Absurdly Driven looks at the world of business with a skeptical eye and a firmly rooted tongue in cheek.
It's as if everyone wants to commemorate this glorious day, April 9.
It's the day Dr. David Dao was dragged down the aisle of a plane and into a very large settlement with United Airlines, after he'd refused to be bumped in favor of an airline employee.
United tried to get ahead of the anniversary by releasing news of how much the airline has improved since then.
And now American Airlines' pilots are joining the party.
The Allied Pilots Association, which represents the American's 15,000 pilots, just released a statement in which it offered three principles "aimed at humanizing air travel."
Which would it do that this very week?
A clue comes when you look a link the pilots offered concerning "recent news coverage" which has moved the pilots to philosophy.
The link is to a Forbes article entitled "How To Fix United Airlines' Culture."
Ah, so American is cantering to the rescue, after United injected dehumanization into air travel?
I'd rather thought that airline executives had done that by turning their employees into police officers and prison guards and making the planes as comfortable as dim sum with the mother of a lover you've just left at the altar.
And let's not forget that United's president Scott Kirby came from, oh, American.
But what about these three travel-saving principles? Safety, Reliability and Empowerment.
Contrast these with the four so-called Core principles suddenly embraced by United recently: Safe, Caring, Dependable and Efficient.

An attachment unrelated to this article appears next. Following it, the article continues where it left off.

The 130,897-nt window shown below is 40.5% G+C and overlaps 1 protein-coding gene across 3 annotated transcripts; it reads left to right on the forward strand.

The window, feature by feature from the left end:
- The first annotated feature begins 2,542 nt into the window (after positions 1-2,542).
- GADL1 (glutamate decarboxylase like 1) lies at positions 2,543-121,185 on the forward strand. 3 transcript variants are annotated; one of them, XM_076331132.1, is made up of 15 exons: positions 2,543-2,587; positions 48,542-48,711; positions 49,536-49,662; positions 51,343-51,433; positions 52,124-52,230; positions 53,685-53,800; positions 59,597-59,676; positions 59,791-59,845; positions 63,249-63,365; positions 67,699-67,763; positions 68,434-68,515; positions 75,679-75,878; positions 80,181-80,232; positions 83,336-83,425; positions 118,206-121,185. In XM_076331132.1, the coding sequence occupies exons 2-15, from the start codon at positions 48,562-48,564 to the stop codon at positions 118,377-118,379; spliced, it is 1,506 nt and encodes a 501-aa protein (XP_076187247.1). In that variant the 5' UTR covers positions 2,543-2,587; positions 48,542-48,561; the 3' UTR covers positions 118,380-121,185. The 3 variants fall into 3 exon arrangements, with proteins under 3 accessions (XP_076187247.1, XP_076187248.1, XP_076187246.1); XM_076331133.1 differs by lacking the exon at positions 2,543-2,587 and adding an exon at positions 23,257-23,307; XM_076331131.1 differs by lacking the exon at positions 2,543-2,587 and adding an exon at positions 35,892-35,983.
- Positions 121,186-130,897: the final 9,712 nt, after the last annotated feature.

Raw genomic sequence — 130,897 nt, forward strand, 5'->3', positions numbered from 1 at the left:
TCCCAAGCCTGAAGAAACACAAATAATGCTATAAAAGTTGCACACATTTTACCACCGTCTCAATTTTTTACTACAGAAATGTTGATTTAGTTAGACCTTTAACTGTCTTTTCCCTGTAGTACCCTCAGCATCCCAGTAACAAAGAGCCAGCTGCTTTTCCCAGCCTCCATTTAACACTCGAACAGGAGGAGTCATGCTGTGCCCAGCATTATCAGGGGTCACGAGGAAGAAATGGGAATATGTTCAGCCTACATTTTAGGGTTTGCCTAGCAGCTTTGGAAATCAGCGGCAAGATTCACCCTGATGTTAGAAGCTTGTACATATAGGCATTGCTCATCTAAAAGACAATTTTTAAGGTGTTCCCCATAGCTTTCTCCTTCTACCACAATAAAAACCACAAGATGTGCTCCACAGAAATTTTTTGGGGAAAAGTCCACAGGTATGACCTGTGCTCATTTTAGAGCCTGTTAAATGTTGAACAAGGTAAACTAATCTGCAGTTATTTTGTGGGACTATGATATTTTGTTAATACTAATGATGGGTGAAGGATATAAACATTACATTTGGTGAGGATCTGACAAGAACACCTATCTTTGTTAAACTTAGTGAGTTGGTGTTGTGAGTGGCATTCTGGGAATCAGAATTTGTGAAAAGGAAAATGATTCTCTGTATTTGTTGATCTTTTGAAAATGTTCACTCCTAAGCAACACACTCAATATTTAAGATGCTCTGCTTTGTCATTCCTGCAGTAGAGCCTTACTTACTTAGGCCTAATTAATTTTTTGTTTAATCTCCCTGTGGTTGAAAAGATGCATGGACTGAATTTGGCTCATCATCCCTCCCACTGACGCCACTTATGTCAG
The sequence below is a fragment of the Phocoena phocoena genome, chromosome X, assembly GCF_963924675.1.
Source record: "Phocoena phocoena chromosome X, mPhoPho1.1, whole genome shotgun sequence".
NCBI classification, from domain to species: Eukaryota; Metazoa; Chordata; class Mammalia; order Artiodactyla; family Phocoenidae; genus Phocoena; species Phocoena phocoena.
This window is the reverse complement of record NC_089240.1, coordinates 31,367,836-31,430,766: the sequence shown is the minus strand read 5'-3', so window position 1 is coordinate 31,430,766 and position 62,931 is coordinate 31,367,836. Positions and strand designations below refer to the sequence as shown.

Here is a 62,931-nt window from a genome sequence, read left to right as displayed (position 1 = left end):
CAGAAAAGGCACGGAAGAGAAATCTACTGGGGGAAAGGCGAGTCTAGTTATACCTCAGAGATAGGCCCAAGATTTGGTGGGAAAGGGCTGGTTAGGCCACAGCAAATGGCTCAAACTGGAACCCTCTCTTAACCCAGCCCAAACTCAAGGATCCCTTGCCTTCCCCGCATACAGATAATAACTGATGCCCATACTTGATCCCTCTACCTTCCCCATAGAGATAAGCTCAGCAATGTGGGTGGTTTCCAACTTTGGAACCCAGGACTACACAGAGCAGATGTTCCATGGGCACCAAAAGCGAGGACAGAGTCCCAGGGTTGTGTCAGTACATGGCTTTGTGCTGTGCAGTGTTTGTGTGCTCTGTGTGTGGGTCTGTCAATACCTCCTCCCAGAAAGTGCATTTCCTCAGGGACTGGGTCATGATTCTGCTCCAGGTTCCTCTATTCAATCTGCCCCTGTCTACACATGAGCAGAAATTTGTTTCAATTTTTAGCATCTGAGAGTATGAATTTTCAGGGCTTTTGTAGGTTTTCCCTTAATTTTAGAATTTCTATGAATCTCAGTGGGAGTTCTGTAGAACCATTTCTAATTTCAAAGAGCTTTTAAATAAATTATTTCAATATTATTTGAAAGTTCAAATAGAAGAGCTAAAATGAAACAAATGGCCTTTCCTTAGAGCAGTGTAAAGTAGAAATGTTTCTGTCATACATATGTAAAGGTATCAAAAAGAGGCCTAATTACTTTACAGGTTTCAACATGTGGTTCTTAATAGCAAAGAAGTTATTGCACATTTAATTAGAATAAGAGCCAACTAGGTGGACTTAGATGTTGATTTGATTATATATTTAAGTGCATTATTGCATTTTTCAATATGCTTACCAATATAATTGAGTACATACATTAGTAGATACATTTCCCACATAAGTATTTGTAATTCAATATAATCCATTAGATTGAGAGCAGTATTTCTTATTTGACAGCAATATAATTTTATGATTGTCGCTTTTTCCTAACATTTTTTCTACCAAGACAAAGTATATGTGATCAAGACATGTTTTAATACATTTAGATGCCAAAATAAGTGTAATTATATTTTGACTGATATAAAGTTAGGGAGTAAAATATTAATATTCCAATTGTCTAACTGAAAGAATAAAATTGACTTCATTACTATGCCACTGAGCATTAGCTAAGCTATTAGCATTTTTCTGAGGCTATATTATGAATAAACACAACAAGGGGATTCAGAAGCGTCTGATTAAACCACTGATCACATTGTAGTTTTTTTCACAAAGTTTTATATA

Well, there's not much of a contrast, is there?
Perhaps the most fascinating of American's principles is Empowerment. This, the pilots describe as: "There's doing things right, and then there's doing the right thing."
Yes, of course. But how many airlines really practice that?
"Pilots are committed to ensuring that their passengers are accommodated and have a comfortable flight," says the pilots' union.
But what is American doing to ensure this comfortable flight?
It's stuffing more seats onto its newest Boeing 737 MAX planes. Yet the airline's CEO hasn't bothered to fly on one.
The toilets on these planes are now so small that one person in the know described them as "the most miserable experience in the world."
That person was an American Airlines pilot.
Still, the pilots seem to believe that American is putting them -- and passengers -- under too much pressure.
They say that it's perfectly possible for passengers to still be accommodated, even when they arrive at the gate close to departure time.
They believe it should be their decision when to close the doors and push back, not someone "behind a desk or in front of a computer."
So I asked American for its view.
"We agree with APA that safety, reliability and exceeding our customers' expectations is American's goal on every flight. We're committed to providing that experience, and it's great to have partners in our unions that share our passion to take the best care of our customers," airline spokesman Ross Feinstein told me.
Wait, this is the airline where a Flight Attendant challenged a passenger to fight, isn't it?